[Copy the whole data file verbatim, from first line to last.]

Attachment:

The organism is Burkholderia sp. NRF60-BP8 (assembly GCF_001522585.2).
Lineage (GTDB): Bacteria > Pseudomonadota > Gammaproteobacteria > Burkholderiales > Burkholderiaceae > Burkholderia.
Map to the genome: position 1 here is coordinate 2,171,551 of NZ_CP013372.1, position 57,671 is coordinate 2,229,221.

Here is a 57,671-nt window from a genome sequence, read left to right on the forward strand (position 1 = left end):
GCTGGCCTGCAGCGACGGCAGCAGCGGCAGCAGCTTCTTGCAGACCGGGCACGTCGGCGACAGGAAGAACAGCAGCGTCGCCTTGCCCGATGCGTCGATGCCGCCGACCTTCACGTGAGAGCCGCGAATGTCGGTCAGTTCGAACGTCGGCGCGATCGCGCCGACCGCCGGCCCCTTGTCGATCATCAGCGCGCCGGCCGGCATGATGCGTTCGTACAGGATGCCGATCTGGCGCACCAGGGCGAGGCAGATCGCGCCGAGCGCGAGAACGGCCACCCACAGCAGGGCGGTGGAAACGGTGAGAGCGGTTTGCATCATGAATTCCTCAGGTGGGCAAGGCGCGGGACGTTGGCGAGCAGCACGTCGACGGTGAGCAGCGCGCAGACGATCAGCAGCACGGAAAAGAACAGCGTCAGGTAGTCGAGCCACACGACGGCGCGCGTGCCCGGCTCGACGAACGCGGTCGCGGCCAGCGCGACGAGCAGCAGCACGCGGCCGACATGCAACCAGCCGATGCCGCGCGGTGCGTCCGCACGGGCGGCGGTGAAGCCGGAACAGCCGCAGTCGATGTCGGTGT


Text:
The organism is Burkholderia sp. NRF60-BP8 (assembly GCF_001522585.2).
Lineage (GTDB): Bacteria > Pseudomonadota > Gammaproteobacteria > Burkholderiales > Burkholderiaceae > Burkholderia.
Map to the genome: position 1 here is coordinate 2,171,551 of NZ_CP013372.1, position 57,671 is coordinate 2,229,221.

Here is a 57,671-nt window from a genome sequence, read left to right on the forward strand (position 1 = left end):
GCTGGCCTGCAGCGACGGCAGCAGCGGCAGCAGCTTCTTGCAGACCGGGCACGTCGGCGACAGGAAGAACAGCAGCGTCGCCTTGCCCGATGCGTCGATGCCGCCGACCTTCACGTGAGAGCCGCGAATGTCGGTCAGTTCGAACGTCGGCGCGATCGCGCCGACCGCCGGCCCCTTGTCGATCATCAGCGCGCCGGCCGGCATGATGCGTTCGTACAGGATGCCGATCTGGCGCACCAGGGCGAGGCAGATCGCGCCGAGCGCGAGAACGGCCACCCACAGCAGGGCGGTGGAAACGGTGAGAGCGGTTTGCATCATGAATTCCTCAGGTGGGCAAGGCGCGGGACGTTGGCGAGCAGCACGTCGACGGTGAGCAGCGCGCAGACGATCAGCAGCACGGAAAAGAACAGCGTCAGGTAGTCGAGCCACACGACGGCGCGCGTGCCCGGCTCGACGAACGCGGTCGCGGCCAGCGCGACGAGCAGCAGCACGCGGCCGACATGCAACCAGCCGATGCCGCGCGGTGCGTCCGCACGGGCGGCGGTGAAGCCGGAACAGCCGCAGTCGATGTCGGTGT